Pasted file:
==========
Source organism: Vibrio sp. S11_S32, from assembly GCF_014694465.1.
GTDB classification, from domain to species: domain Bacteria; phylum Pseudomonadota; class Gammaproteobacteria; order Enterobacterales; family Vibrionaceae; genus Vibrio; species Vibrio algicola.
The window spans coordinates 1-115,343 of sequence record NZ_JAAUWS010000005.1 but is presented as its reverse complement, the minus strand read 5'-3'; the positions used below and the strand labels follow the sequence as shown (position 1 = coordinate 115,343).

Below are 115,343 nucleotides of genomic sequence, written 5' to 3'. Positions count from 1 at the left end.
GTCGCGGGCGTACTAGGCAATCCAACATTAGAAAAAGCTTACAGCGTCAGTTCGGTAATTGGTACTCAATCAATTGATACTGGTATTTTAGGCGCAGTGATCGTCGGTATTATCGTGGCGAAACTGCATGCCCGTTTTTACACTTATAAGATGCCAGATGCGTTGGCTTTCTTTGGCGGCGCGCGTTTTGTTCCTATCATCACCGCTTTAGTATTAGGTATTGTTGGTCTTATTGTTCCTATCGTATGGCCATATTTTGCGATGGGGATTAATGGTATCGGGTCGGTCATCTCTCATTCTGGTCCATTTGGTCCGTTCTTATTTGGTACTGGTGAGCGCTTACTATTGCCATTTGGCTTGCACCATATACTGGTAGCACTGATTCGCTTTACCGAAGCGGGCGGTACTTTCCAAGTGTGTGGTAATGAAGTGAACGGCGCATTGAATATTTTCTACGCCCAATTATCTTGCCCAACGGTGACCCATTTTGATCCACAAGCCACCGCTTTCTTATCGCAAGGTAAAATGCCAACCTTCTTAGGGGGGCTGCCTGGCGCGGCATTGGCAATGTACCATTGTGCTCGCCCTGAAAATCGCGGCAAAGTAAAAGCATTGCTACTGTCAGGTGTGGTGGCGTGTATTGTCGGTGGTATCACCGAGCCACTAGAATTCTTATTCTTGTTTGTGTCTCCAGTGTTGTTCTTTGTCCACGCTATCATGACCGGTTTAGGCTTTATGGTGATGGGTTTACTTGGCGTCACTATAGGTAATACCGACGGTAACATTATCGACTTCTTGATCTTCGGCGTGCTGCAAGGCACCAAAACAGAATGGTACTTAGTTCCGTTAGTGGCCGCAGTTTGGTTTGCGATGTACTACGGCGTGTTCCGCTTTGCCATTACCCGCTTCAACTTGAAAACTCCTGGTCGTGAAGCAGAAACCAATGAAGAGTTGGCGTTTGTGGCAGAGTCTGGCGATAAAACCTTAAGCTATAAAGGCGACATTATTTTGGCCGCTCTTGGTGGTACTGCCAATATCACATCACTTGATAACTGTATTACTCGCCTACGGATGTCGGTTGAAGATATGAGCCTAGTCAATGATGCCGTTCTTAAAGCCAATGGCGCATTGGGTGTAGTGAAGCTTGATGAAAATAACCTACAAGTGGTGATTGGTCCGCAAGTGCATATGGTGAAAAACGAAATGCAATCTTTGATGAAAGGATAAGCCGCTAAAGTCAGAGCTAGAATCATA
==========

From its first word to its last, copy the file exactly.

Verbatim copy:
Source organism: Vibrio sp. S11_S32, from assembly GCF_014694465.1.
GTDB classification, from domain to species: domain Bacteria; phylum Pseudomonadota; class Gammaproteobacteria; order Enterobacterales; family Vibrionaceae; genus Vibrio; species Vibrio algicola.
The window spans coordinates 1-115,343 of sequence record NZ_JAAUWS010000005.1 but is presented as its reverse complement, the minus strand read 5'-3'; the positions used below and the strand labels follow the sequence as shown (position 1 = coordinate 115,343).

Below are 115,343 nucleotides of genomic sequence, written 5' to 3'. Positions count from 1 at the left end.
GTCGCGGGCGTACTAGGCAATCCAACATTAGAAAAAGCTTACAGCGTCAGTTCGGTAATTGGTACTCAATCAATTGATACTGGTATTTTAGGCGCAGTGATCGTCGGTATTATCGTGGCGAAACTGCATGCCCGTTTTTACACTTATAAGATGCCAGATGCGTTGGCTTTCTTTGGCGGCGCGCGTTTTGTTCCTATCATCACCGCTTTAGTATTAGGTATTGTTGGTCTTATTGTTCCTATCGTATGGCCATATTTTGCGATGGGGATTAATGGTATCGGGTCGGTCATCTCTCATTCTGGTCCATTTGGTCCGTTCTTATTTGGTACTGGTGAGCGCTTACTATTGCCATTTGGCTTGCACCATATACTGGTAGCACTGATTCGCTTTACCGAAGCGGGCGGTACTTTCCAAGTGTGTGGTAATGAAGTGAACGGCGCATTGAATATTTTCTACGCCCAATTATCTTGCCCAACGGTGACCCATTTTGATCCACAAGCCACCGCTTTCTTATCGCAAGGTAAAATGCCAACCTTCTTAGGGGGGCTGCCTGGCGCGGCATTGGCAATGTACCATTGTGCTCGCCCTGAAAATCGCGGCAAAGTAAAAGCATTGCTACTGTCAGGTGTGGTGGCGTGTATTGTCGGTGGTATCACCGAGCCACTAGAATTCTTATTCTTGTTTGTGTCTCCAGTGTTGTTCTTTGTCCACGCTATCATGACCGGTTTAGGCTTTATGGTGATGGGTTTACTTGGCGTCACTATAGGTAATACCGACGGTAACATTATCGACTTCTTGATCTTCGGCGTGCTGCAAGGCACCAAAACAGAATGGTACTTAGTTCCGTTAGTGGCCGCAGTTTGGTTTGCGATGTACTACGGCGTGTTCCGCTTTGCCATTACCCGCTTCAACTTGAAAACTCCTGGTCGTGAAGCAGAAACCAATGAAGAGTTGGCGTTTGTGGCAGAGTCTGGCGATAAAACCTTAAGCTATAAAGGCGACATTATTTTGGCCGCTCTTGGTGGTACTGCCAATATCACATCACTTGATAACTGTATTACTCGCCTACGGATGTCGGTTGAAGATATGAGCCTAGTCAATGATGCCGTTCTTAAAGCCAATGGCGCATTGGGTGTAGTGAAGCTTGATGAAAATAACCTACAAGTGGTGATTGGTCCGCAAGTGCATATGGTGAAAAACGAAATGCAATCTTTGATGAAAGGATAAGCCGCTAAAGTCAGAGCTAGAATCATA